What made you interested in doing this project?
I’m always interested in new ways to get a message across about our changing environment, and especially glaciers.
What do you hope to achieve together?
I think what I would like to achieve is firstly, to become better at communicating my research in more accessible way and secondly, to raise awareness of the impacts of melting glaciers on vulnerable communities and ecosystems around the world (starting with Peru).
Have you done anything similar before?
Did you enjoy art / science in school?
Yes, when I left school I nearly became a musician rather than a scientist. My mother was a professional actress and my father was a biochemist. In many ways for me this collaboration with Erika brings together those two aspects of my own heritage.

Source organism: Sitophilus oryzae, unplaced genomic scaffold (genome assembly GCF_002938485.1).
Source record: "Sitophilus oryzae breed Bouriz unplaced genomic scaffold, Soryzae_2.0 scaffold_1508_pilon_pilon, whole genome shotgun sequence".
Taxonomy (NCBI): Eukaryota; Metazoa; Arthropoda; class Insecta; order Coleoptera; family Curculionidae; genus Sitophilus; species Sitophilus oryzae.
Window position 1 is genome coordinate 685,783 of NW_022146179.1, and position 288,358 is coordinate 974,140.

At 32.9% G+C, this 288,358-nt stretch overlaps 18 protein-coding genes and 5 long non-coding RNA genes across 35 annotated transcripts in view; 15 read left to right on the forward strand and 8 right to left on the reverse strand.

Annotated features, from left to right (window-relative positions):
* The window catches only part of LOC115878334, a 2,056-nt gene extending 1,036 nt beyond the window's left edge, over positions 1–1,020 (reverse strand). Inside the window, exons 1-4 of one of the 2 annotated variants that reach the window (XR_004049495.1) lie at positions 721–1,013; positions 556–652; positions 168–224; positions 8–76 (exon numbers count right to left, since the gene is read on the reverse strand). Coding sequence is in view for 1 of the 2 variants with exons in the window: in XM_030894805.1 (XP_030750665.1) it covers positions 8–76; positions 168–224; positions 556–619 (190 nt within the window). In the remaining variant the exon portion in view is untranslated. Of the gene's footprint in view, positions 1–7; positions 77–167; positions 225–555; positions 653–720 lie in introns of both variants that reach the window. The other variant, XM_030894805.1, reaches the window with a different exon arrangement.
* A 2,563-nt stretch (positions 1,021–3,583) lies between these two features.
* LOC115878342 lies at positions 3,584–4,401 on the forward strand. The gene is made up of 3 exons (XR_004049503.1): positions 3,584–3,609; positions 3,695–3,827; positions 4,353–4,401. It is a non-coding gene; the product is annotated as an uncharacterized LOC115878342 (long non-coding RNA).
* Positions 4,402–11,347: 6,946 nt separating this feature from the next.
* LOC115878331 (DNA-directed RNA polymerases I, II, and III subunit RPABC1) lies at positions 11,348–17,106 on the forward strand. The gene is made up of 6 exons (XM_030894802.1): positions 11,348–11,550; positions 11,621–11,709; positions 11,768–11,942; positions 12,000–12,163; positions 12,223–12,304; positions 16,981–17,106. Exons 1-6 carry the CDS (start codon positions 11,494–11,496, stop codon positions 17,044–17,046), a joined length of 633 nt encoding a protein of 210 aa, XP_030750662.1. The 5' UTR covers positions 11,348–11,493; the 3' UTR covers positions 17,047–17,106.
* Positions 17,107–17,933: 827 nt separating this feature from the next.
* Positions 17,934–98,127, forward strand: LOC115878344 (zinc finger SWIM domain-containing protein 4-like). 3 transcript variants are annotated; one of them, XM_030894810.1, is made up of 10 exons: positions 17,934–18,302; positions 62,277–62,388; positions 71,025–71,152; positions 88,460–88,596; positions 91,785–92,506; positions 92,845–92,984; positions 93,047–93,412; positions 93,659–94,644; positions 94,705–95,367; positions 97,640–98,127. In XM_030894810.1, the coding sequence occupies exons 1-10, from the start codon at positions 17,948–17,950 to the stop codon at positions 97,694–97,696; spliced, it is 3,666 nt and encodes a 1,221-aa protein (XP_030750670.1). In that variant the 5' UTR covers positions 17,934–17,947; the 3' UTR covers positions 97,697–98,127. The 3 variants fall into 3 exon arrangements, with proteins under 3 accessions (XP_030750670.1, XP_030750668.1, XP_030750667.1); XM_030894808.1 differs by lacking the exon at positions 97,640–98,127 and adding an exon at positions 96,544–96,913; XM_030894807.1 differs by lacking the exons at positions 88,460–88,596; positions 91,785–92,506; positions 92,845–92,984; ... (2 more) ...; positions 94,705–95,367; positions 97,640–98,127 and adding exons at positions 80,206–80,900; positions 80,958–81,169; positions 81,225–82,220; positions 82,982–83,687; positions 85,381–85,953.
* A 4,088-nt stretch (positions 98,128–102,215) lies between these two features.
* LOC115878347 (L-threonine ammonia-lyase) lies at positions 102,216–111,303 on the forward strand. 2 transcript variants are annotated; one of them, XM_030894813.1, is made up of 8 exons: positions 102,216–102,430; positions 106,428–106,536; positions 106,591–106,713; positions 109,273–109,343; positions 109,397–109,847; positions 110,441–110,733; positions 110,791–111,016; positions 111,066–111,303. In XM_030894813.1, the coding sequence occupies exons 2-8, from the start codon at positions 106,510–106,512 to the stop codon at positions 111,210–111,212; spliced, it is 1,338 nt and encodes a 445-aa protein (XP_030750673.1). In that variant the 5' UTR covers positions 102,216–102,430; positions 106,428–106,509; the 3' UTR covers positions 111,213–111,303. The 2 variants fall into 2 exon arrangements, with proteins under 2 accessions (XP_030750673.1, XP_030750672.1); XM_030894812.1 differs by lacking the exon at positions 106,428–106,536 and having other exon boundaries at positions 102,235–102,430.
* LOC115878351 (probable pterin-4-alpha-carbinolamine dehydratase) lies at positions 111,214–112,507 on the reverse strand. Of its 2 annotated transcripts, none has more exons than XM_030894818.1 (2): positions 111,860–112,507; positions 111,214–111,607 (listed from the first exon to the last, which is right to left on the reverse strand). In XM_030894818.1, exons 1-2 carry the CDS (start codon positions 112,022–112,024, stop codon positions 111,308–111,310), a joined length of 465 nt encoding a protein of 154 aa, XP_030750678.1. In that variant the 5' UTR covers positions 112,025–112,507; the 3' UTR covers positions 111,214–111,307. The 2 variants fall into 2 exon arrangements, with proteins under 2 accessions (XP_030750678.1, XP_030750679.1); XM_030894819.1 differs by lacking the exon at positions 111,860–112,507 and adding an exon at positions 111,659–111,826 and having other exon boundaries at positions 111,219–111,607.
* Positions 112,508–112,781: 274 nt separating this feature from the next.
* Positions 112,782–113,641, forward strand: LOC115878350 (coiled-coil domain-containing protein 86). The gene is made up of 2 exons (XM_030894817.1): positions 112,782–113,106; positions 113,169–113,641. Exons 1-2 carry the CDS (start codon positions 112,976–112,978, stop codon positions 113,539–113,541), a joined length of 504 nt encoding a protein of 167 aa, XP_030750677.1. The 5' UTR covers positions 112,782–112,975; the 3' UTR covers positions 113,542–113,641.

What do you think are the biggest barriers at the moment for communicating science?
Time and value. We are valuing communicating science much more than we did 20 years ago and that’s a good thing, but there is still a long way to go and it’s not easy as an academic to know where to start and how to find the time. Opportunities like the Hay Festival-NERC collaboration I think raise the value and give academics a mechanism and structure to engage with science communication, with a clear end product.
Which scientists / artists do you look up to?
I try not to look up to people. I admire anyone who manages to step slightly outside of their “known zone” and take a risk in doing something a bit different.
What other examples of art meeting science have inspired you?
This is a new area for me.
Professor Jemma Wadham is an expert in glacial retreat and is taking part in the Hay Festival's Trans.MISSION II project, merging science with art to find new ways of communicating cutting-edge research. Her collaboration with writer and theatre director Erika Stockholm (pictured together above) will launch at Hay Festival Arequipa in Peru, 7-10 November 2019.